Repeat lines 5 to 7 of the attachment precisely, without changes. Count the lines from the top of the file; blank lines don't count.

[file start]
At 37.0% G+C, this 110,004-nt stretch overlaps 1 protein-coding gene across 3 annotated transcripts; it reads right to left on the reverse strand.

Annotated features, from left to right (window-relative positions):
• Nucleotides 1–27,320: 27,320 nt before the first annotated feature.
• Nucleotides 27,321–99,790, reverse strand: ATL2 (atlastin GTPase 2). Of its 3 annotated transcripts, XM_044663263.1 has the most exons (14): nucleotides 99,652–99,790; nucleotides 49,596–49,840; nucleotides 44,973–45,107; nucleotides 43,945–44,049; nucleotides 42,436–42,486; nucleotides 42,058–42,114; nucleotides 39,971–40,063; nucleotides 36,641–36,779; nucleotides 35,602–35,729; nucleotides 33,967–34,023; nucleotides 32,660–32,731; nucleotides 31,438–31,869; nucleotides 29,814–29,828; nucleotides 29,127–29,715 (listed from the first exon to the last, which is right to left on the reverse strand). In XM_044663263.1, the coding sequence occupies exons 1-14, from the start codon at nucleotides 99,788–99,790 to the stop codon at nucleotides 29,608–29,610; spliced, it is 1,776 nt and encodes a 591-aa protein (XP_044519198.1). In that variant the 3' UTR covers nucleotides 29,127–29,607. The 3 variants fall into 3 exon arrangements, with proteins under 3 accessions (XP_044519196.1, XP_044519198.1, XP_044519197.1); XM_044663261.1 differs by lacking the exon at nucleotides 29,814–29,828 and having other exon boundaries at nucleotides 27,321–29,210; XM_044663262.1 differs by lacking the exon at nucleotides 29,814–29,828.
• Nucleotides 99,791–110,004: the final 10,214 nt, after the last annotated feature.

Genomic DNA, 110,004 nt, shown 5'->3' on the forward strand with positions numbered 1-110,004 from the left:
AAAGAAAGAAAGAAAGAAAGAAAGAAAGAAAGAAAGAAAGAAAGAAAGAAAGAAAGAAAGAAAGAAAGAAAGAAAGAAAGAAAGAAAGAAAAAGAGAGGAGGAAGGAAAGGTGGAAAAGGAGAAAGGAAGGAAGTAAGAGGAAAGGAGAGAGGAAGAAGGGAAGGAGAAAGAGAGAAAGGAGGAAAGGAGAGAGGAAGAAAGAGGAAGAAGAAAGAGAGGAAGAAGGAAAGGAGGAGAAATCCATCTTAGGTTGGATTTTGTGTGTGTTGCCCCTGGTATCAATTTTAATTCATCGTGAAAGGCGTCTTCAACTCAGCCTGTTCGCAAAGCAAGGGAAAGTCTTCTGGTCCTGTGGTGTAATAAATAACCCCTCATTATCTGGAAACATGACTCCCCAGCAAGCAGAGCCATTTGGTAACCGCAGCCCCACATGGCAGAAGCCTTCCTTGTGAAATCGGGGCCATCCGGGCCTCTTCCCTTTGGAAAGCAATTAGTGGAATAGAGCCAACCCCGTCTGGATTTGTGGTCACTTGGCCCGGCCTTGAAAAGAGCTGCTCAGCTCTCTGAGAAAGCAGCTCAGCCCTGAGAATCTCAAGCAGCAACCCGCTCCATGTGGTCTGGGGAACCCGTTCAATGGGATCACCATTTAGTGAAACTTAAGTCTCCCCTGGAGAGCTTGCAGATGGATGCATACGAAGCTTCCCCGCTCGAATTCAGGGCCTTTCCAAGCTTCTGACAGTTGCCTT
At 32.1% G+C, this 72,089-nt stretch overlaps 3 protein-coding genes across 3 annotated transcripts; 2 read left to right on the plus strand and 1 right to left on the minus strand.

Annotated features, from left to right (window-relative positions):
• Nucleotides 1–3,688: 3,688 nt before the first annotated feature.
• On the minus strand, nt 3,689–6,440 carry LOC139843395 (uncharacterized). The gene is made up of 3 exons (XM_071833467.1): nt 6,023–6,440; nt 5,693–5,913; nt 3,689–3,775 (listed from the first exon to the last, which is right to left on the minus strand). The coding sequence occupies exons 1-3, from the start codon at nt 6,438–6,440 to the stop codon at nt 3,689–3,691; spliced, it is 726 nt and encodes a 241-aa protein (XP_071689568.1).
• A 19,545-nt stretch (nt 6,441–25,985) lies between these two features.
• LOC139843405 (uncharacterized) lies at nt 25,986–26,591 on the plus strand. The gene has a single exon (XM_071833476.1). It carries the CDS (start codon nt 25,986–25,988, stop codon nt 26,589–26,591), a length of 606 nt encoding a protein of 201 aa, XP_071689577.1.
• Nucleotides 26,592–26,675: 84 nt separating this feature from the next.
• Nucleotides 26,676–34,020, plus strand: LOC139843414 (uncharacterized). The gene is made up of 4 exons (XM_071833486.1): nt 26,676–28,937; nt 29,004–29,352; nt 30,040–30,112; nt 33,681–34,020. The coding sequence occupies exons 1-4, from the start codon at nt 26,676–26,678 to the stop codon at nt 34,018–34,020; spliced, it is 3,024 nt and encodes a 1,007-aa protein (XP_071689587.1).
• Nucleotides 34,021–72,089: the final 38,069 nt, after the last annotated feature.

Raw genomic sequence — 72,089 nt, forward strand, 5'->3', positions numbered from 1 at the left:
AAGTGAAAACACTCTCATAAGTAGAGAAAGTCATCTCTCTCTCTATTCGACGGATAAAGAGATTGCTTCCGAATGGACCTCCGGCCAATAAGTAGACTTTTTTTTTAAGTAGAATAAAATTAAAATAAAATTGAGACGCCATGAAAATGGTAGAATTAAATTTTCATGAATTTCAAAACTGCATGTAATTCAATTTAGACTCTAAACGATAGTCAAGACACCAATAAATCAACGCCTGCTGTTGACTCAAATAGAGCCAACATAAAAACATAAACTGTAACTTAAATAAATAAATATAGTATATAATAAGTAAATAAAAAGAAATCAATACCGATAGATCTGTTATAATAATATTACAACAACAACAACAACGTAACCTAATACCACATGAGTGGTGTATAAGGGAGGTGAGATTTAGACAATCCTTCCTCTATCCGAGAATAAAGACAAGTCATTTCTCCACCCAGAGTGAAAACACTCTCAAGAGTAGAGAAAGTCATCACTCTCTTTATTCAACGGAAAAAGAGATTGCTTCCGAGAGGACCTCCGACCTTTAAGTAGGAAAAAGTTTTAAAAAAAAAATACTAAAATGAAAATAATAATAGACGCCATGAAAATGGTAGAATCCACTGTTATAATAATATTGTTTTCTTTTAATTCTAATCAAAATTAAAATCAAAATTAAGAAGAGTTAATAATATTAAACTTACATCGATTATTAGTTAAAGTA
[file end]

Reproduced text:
• Nucleotides 99,791–110,004: the final 10,214 nt, after the last annotated feature.

Genomic DNA, 110,004 nt, shown 5'->3' on the forward strand with positions numbered 1-110,004 from the left:
AAAGAAAGAAAGAAAGAAAGAAAGAAAGAAAGAAAGAAAGAAAGAAAGAAAGAAAGAAAGAAAGAAAGAAAGAAAGAAAGAAAGAAAGAAAAAGAGAGGAGGAAGGAAAGGTGGAAAAGGAGAAAGGAAGGAAGTAAGAGGAAAGGAGAGAGGAAGAAGGGAAGGAGAAAGAGAGAAAGGAGGAAAGGAGAGAGGAAGAAAGAGGAAGAAGAAAGAGAGGAAGAAGGAAAGGAGGAGAAATCCATCTTAGGTTGGATTTTGTGTGTGTTGCCCCTGGTATCAATTTTAATTCATCGTGAAAGGCGTCTTCAACTCAGCCTGTTCGCAAAGCAAGGGAAAGTCTTCTGGTCCTGTGGTGTAATAAATAACCCCTCATTATCTGGAAACATGACTCCCCAGCAAGCAGAGCCATTTGGTAACCGCAGCCCCACATGGCAGAAGCCTTCCTTGTGAAATCGGGGCCATCCGGGCCTCTTCCCTTTGGAAAGCAATTAGTGGAATAGAGCCAACCCCGTCTGGATTTGTGGTCACTTGGCCCGGCCTTGAAAAGAGCTGCTCAGCTCTCTGAGAAAGCAGCTCAGCCCTGAGAATCTCAAGCAGCAACCCGCTCCATGTGGTCTGGGGAACCCGTTCAATGGGATCACCATTTAGTGAAACTTAAGTCTCCCCTGGAGAGCTTGCAGATGGATGCATACGAAGCTTCCCCGCTCGAATTCAGGGCCTTTCCAAGCTTCTGACAGTTGCCTT